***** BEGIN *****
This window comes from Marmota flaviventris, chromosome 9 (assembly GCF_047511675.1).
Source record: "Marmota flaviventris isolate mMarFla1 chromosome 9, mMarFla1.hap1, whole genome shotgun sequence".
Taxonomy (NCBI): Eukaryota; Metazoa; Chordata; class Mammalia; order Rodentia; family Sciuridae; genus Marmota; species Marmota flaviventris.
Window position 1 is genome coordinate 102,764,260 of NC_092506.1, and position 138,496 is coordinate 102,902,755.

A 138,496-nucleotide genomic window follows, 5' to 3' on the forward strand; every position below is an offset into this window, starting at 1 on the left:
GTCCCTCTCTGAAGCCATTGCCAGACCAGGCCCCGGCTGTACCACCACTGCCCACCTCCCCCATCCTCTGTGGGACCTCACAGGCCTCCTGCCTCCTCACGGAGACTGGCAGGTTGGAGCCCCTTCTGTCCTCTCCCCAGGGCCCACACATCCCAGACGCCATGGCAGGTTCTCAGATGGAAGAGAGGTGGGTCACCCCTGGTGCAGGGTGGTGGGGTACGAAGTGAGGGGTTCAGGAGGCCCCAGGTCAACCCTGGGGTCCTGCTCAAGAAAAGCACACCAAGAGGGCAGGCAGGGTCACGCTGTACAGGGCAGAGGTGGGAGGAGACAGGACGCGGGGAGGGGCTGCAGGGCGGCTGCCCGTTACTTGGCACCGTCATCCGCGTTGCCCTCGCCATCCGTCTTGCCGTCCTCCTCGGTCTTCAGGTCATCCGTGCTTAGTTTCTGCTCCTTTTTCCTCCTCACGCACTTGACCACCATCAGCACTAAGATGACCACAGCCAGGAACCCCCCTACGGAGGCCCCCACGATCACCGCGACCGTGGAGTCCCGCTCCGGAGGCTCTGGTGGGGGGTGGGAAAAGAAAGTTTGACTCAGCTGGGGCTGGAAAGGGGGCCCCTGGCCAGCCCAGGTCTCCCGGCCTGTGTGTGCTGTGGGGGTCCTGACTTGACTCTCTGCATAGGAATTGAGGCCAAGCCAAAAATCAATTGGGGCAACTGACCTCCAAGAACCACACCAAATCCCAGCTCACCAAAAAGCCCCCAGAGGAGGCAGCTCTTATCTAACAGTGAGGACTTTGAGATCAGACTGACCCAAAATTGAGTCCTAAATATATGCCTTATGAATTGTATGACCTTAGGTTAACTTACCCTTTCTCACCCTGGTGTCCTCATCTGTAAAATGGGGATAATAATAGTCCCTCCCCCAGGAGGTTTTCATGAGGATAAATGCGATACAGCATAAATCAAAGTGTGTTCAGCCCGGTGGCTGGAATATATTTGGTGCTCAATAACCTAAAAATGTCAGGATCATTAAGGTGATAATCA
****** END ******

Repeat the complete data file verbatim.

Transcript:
This window comes from Marmota flaviventris, chromosome 9 (assembly GCF_047511675.1).
Source record: "Marmota flaviventris isolate mMarFla1 chromosome 9, mMarFla1.hap1, whole genome shotgun sequence".
Taxonomy (NCBI): Eukaryota; Metazoa; Chordata; class Mammalia; order Rodentia; family Sciuridae; genus Marmota; species Marmota flaviventris.
Window position 1 is genome coordinate 102,764,260 of NC_092506.1, and position 138,496 is coordinate 102,902,755.

A 138,496-nucleotide genomic window follows, 5' to 3' on the forward strand; every position below is an offset into this window, starting at 1 on the left:
GTCCCTCTCTGAAGCCATTGCCAGACCAGGCCCCGGCTGTACCACCACTGCCCACCTCCCCCATCCTCTGTGGGACCTCACAGGCCTCCTGCCTCCTCACGGAGACTGGCAGGTTGGAGCCCCTTCTGTCCTCTCCCCAGGGCCCACACATCCCAGACGCCATGGCAGGTTCTCAGATGGAAGAGAGGTGGGTCACCCCTGGTGCAGGGTGGTGGGGTACGAAGTGAGGGGTTCAGGAGGCCCCAGGTCAACCCTGGGGTCCTGCTCAAGAAAAGCACACCAAGAGGGCAGGCAGGGTCACGCTGTACAGGGCAGAGGTGGGAGGAGACAGGACGCGGGGAGGGGCTGCAGGGCGGCTGCCCGTTACTTGGCACCGTCATCCGCGTTGCCCTCGCCATCCGTCTTGCCGTCCTCCTCGGTCTTCAGGTCATCCGTGCTTAGTTTCTGCTCCTTTTTCCTCCTCACGCACTTGACCACCATCAGCACTAAGATGACCACAGCCAGGAACCCCCCTACGGAGGCCCCCACGATCACCGCGACCGTGGAGTCCCGCTCCGGAGGCTCTGGTGGGGGGTGGGAAAAGAAAGTTTGACTCAGCTGGGGCTGGAAAGGGGGCCCCTGGCCAGCCCAGGTCTCCCGGCCTGTGTGTGCTGTGGGGGTCCTGACTTGACTCTCTGCATAGGAATTGAGGCCAAGCCAAAAATCAATTGGGGCAACTGACCTCCAAGAACCACACCAAATCCCAGCTCACCAAAAAGCCCCCAGAGGAGGCAGCTCTTATCTAACAGTGAGGACTTTGAGATCAGACTGACCCAAAATTGAGTCCTAAATATATGCCTTATGAATTGTATGACCTTAGGTTAACTTACCCTTTCTCACCCTGGTGTCCTCATCTGTAAAATGGGGATAATAATAGTCCCTCCCCCAGGAGGTTTTCATGAGGATAAATGCGATACAGCATAAATCAAAGTGTGTTCAGCCCGGTGGCTGGAATATATTTGGTGCTCAATAACCTAAAAATGTCAGGATCATTAAGGTGATAATCA